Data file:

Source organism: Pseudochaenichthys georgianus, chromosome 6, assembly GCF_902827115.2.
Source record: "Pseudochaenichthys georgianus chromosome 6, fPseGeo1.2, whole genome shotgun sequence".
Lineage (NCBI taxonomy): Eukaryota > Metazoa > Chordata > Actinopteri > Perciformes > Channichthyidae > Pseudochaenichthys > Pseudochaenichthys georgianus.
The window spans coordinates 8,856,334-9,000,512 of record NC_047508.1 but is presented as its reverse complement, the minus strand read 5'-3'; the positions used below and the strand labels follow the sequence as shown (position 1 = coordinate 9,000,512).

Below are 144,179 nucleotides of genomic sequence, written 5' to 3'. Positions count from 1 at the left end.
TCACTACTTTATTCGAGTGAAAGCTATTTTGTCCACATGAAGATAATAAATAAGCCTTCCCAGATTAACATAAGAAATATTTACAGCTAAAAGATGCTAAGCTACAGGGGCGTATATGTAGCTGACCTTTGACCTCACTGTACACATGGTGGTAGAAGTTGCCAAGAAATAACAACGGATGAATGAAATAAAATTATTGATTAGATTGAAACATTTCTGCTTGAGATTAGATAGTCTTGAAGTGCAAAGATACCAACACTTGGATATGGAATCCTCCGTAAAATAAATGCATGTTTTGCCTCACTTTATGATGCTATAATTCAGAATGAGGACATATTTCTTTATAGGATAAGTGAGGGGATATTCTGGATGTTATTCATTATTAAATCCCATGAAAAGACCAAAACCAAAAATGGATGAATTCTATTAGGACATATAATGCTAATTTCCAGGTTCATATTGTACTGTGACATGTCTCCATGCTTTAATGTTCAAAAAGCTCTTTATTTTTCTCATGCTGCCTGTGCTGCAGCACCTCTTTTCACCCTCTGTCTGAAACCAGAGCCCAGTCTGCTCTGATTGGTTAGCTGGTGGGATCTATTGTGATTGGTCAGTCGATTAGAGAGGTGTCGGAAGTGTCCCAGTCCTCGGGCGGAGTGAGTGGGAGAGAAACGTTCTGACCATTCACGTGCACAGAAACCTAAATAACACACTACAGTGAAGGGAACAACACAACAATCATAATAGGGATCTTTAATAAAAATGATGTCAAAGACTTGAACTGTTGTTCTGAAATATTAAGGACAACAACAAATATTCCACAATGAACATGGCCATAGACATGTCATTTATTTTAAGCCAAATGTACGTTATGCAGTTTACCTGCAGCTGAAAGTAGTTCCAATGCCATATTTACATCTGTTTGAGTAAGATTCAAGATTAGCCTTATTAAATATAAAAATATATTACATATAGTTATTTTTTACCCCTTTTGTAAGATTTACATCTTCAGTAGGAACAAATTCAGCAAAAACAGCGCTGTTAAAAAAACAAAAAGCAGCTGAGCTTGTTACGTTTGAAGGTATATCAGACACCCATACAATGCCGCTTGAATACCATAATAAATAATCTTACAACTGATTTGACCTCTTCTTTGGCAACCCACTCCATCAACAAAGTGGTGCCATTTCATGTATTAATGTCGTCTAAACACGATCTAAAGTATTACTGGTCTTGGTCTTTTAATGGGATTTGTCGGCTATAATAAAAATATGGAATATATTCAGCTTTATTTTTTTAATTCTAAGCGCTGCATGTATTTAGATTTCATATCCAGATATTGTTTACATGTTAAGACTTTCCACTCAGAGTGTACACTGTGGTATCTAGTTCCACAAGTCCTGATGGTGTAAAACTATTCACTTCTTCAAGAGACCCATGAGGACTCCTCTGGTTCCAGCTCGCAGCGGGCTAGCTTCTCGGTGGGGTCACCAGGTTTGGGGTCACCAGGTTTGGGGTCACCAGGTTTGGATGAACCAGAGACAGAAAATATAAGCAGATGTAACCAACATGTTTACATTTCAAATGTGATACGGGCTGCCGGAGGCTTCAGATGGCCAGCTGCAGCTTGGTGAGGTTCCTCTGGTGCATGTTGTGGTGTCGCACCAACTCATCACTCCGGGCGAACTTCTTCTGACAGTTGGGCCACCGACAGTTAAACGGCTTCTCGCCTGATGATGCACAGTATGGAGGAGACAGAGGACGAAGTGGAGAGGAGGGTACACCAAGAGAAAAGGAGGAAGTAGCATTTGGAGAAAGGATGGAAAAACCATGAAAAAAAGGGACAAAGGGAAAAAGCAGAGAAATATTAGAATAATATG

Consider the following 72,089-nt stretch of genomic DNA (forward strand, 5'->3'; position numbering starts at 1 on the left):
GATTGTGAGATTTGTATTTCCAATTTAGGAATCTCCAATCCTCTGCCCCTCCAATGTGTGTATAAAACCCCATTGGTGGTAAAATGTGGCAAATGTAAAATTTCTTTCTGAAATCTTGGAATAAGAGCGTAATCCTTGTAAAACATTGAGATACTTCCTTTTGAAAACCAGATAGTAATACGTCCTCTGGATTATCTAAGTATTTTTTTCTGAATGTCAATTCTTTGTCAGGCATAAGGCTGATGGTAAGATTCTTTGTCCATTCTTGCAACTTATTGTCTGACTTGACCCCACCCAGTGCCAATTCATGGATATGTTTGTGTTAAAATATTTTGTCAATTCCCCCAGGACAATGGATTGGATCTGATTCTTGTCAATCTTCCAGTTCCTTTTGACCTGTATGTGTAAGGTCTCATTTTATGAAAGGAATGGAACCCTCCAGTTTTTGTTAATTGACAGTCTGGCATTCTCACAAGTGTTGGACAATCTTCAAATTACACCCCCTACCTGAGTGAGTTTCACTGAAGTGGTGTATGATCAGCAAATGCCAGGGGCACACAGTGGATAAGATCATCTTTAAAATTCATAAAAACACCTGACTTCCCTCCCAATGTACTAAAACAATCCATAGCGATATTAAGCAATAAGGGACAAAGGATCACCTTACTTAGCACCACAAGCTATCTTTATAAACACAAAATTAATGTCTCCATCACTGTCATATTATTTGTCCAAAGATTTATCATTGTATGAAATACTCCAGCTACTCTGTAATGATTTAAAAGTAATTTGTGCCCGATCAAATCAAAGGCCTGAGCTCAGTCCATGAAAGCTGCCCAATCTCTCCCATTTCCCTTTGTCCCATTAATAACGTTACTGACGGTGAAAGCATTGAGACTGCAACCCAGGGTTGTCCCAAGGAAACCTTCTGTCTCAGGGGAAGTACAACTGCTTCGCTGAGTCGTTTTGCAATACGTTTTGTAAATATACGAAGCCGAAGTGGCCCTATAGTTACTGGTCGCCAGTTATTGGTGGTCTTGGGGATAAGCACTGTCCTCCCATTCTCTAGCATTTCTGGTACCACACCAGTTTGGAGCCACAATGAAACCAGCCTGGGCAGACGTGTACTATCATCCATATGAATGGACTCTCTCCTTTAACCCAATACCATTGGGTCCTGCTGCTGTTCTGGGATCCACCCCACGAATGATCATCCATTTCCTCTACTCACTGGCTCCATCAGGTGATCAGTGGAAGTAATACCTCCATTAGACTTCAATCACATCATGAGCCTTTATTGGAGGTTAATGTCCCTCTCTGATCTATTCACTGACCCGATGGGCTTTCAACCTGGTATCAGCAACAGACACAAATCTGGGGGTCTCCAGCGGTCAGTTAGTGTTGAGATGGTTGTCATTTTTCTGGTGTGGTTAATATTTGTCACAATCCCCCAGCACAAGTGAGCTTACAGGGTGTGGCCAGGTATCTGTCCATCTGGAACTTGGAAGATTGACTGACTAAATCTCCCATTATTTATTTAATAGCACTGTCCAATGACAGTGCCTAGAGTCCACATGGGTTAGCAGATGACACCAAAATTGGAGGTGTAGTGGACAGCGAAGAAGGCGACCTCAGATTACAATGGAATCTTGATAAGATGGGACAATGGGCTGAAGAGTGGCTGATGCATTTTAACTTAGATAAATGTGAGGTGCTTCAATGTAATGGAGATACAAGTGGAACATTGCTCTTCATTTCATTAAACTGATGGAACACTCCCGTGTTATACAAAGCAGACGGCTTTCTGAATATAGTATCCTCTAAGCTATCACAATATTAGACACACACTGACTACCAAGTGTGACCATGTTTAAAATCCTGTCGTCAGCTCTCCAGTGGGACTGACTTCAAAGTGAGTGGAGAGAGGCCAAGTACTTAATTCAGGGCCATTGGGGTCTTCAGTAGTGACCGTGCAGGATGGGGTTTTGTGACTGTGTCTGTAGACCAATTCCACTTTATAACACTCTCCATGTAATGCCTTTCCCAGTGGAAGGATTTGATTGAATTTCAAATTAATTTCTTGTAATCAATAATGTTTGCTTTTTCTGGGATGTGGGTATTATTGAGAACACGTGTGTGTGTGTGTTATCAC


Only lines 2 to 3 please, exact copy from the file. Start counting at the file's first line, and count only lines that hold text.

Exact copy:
Source record: "Pseudochaenichthys georgianus chromosome 6, fPseGeo1.2, whole genome shotgun sequence".
Lineage (NCBI taxonomy): Eukaryota > Metazoa > Chordata > Actinopteri > Perciformes > Channichthyidae > Pseudochaenichthys > Pseudochaenichthys georgianus.